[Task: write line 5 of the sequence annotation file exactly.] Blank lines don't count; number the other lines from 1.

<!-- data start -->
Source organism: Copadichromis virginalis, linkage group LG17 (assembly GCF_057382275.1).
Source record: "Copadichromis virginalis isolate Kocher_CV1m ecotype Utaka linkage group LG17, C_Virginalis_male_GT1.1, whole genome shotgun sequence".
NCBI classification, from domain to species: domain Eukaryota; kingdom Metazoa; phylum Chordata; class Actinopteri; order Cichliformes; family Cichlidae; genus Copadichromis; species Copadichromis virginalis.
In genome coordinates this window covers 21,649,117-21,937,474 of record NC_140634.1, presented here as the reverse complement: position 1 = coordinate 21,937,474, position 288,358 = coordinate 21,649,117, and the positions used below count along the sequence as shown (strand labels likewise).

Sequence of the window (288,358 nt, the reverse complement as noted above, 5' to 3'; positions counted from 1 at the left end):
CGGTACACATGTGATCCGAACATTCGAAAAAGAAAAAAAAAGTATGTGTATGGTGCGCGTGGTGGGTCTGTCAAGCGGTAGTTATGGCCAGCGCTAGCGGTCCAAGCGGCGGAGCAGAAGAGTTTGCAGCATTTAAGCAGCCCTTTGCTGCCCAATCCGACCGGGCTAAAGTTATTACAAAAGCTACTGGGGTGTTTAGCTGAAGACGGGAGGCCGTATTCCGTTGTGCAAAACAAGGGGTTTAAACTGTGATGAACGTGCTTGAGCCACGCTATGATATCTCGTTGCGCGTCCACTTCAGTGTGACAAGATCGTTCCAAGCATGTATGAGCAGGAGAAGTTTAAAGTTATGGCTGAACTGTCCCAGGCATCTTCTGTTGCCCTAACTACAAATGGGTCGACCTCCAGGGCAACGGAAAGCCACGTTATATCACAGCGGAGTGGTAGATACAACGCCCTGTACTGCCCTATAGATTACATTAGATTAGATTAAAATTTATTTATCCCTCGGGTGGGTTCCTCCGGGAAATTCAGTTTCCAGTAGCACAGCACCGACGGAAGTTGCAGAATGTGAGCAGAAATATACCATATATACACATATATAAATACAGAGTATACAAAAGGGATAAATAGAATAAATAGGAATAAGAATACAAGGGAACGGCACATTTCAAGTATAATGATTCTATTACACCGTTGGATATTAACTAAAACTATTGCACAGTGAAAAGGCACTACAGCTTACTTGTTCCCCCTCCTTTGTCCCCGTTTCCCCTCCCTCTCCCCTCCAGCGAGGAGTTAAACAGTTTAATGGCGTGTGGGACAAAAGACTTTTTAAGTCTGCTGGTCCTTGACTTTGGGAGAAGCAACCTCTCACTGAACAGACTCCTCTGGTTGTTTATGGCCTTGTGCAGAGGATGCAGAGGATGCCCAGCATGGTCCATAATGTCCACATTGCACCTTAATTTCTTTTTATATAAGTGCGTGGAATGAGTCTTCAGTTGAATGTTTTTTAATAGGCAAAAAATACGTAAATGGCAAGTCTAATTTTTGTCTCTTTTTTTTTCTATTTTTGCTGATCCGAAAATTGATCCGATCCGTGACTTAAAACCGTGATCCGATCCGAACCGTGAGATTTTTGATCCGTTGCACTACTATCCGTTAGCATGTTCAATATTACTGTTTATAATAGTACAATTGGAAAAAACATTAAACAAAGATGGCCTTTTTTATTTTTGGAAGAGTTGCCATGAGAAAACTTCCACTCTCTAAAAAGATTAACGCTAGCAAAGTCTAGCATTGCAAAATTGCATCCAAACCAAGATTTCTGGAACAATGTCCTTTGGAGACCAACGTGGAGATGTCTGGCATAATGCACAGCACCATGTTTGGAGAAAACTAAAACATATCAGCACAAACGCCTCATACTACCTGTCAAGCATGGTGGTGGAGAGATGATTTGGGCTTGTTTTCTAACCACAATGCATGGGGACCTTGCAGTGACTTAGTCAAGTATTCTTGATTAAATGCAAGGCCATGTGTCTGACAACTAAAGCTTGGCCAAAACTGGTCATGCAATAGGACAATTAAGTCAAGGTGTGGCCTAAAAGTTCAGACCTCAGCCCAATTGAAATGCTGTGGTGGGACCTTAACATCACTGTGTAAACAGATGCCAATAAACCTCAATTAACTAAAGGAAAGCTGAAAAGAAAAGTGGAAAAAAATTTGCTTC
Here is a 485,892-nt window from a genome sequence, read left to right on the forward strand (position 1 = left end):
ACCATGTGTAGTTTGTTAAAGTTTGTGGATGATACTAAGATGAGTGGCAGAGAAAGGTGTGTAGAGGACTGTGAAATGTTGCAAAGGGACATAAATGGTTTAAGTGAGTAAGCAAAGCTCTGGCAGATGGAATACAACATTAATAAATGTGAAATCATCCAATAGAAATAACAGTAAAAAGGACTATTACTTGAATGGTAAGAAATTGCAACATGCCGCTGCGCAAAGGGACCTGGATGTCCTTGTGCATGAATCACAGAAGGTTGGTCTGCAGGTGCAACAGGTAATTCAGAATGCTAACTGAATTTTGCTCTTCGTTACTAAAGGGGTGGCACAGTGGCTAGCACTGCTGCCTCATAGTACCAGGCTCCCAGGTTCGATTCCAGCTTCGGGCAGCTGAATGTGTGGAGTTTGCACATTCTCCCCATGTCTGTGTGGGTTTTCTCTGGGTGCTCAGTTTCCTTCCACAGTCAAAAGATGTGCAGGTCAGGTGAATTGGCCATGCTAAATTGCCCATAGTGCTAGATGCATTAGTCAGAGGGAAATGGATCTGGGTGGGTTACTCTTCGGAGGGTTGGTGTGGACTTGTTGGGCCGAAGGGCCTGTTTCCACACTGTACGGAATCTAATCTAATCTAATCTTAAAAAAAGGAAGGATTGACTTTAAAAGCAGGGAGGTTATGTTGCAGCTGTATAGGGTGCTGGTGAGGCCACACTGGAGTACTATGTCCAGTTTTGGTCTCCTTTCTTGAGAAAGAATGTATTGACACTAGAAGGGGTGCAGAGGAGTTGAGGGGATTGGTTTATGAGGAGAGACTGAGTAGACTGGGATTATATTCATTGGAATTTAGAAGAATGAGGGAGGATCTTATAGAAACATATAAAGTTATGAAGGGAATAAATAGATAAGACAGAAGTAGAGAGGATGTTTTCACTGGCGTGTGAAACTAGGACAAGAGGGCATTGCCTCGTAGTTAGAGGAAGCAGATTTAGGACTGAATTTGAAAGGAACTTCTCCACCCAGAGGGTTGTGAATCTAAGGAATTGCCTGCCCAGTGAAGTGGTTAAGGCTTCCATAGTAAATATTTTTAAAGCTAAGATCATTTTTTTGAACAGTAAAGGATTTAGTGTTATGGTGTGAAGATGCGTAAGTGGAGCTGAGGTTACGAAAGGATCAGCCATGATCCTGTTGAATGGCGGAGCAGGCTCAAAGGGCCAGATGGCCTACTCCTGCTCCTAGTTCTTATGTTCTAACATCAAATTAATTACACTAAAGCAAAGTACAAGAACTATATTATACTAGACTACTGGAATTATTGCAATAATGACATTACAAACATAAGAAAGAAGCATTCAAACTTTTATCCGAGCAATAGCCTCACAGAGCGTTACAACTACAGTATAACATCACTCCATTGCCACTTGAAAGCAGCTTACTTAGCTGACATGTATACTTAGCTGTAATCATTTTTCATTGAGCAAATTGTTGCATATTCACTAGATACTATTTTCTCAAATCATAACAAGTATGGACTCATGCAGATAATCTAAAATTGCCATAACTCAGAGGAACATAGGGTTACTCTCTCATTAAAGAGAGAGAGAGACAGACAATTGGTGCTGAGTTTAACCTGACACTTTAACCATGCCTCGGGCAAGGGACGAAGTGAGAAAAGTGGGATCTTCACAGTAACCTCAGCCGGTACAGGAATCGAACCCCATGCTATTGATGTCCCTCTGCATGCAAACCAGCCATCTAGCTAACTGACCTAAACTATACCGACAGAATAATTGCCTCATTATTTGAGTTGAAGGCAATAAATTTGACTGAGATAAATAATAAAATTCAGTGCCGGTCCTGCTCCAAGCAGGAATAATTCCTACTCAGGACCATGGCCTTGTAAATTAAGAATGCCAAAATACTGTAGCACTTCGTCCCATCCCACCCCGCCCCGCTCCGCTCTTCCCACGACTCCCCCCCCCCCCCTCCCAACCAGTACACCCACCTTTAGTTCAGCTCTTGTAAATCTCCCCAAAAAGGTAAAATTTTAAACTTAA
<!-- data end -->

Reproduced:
Sequence of the window (288,358 nt, the reverse complement as noted above, 5' to 3'; positions counted from 1 at the left end):